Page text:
The Miserable Insanity of Writing

Writing is a misery because the magic can be there, perfect and exact, and then it’s gone. One moment every word is right there, waiting to be transcribed, every detail noted, every moment caught, all right there. And then it’s all gone. To have it and then not have it, back and forth, in and out, like a lunatic in the asylum. And worse than that, much worse, to find that the very next day, all the writing that seemed so perfect and exact is in fact inept crap.

Maybe not inept crap as much as undeveloped sophomoric shit. Or is that just the same thing? Perhaps it’s not a misery as much as a mental disease, that of schizophrenia. And it isn’t just the mirror-world thinking, never knowing when it’s the backwards world or not. The wonder of writing is getting into that world, living there, and hence not being here. It makes simple conversation next to impossible. I mean, you aren’t even you. You’re worse than a gutted actor. You’re a nothing, a driveling idiot.

You’re left outside, staring at things, not even looking at them. And then, in time, there’s something to notice, to wonder what it might mean and how it could be used, how it might mean something in a story. It begins again, when the idea of writing the thing goes around and around and gets louder and then quieter and louder again, and the words are unintelligible and wild, pure and magical like that.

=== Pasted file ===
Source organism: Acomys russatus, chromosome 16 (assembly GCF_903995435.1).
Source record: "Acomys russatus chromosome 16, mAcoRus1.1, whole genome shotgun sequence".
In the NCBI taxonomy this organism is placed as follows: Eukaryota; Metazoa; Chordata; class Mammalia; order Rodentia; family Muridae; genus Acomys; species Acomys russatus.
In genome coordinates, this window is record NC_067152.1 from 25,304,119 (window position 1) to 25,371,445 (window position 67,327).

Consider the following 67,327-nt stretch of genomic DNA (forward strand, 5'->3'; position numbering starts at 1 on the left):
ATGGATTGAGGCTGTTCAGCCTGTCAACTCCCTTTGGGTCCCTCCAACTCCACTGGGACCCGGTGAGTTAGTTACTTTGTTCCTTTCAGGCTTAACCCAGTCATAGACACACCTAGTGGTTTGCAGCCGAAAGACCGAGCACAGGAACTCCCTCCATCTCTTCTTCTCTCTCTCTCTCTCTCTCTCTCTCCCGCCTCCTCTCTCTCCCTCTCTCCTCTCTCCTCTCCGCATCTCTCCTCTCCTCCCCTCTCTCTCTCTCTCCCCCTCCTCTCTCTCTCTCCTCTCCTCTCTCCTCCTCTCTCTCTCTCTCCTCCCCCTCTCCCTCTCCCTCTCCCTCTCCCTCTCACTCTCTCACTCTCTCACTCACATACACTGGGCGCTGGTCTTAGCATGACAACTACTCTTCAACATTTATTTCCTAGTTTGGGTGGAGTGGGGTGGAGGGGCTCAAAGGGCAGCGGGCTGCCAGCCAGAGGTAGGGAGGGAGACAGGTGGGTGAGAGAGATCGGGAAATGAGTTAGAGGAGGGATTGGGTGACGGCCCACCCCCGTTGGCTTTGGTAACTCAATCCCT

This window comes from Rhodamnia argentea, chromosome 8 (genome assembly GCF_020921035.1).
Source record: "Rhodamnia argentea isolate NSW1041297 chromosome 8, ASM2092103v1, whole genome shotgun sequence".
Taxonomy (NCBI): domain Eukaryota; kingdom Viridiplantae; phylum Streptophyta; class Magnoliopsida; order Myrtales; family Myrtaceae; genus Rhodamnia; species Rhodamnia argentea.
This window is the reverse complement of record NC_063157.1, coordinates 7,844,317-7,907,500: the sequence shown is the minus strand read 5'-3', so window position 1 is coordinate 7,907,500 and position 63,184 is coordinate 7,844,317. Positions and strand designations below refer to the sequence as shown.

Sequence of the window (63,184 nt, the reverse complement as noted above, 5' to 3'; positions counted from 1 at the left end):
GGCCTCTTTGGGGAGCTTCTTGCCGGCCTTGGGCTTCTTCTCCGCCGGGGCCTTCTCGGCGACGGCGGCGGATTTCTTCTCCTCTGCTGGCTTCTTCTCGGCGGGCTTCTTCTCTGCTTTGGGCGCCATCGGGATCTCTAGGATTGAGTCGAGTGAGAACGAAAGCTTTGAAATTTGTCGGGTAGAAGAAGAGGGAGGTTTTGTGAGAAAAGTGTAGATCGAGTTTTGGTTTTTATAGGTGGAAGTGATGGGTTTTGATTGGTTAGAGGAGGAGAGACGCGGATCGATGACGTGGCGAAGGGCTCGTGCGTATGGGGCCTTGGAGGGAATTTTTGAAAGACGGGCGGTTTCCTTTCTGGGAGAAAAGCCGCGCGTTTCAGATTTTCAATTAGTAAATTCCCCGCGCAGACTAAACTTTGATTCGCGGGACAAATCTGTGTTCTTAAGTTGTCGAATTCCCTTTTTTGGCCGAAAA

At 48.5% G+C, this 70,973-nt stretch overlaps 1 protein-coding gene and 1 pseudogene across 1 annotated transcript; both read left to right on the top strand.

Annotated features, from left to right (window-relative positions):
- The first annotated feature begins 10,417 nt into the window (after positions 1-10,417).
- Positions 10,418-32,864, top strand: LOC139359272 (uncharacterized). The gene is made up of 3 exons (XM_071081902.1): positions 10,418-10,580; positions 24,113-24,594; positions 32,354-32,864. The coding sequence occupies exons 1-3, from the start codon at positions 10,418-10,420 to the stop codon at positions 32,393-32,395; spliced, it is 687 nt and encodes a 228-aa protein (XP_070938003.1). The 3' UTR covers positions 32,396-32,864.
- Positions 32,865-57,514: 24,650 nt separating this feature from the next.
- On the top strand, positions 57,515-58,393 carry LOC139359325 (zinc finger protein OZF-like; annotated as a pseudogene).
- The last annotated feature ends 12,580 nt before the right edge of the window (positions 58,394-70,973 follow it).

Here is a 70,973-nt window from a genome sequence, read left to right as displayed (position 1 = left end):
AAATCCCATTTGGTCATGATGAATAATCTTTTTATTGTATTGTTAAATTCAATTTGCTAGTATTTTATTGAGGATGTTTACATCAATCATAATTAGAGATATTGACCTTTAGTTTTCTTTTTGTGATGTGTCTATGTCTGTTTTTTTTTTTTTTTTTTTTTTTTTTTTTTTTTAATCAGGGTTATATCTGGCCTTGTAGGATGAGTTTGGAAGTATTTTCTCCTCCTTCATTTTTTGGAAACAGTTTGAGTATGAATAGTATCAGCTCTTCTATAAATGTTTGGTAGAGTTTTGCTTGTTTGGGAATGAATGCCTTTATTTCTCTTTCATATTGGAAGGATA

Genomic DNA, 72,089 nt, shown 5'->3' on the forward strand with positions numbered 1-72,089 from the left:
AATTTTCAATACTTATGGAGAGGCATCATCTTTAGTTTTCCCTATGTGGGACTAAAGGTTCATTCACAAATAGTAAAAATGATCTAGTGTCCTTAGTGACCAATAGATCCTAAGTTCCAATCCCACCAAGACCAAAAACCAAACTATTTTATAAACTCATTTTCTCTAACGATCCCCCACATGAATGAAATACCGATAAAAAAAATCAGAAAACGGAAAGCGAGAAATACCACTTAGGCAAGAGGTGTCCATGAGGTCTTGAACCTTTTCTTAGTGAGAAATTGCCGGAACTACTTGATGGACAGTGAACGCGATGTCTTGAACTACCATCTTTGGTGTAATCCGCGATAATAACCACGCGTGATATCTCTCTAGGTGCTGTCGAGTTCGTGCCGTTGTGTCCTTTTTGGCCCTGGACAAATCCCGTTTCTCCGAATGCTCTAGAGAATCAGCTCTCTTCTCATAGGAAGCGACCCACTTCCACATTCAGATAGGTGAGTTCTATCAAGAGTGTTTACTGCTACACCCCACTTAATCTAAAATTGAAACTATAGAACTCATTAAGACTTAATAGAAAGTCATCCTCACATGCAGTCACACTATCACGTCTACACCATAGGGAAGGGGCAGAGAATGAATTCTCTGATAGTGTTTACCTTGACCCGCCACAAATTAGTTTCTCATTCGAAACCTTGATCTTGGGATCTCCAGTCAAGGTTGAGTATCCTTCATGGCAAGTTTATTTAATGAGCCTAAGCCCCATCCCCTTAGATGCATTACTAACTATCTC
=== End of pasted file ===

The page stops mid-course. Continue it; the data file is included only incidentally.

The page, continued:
Those words of not knowing anything and will never understand, even it could be sorted, actually with the sorting making it worse, farther from the goal, because even with the sense of knowing, it’s nothing more than liking booze and sex, realizing there is nothing smarter than that. Yeah, that’s the book I’m thinking about now. A big seller that.

Writing Camp: Final Day at Kenyon

I learned a lot at my Kenyon College writing camp. I learned about when to use different forms of dialogue. I learned about revelations, voice and x and y. I learned about repetition. I learned to listen. Chris Tilghman is a lovely man. He guides with self-deprecating wisdom. He shares his soul in an easy, remarkable fashion. He and my colleagues – especially Caitlin Fitzpatrick, our writing fellow – buoyed my spirits, reminded me to be less of an ass and more a writer. Just listen.

The final lesson: Endings need to be surprising and yet inevitable. The writer needs to resolve things and have something else to say in the end.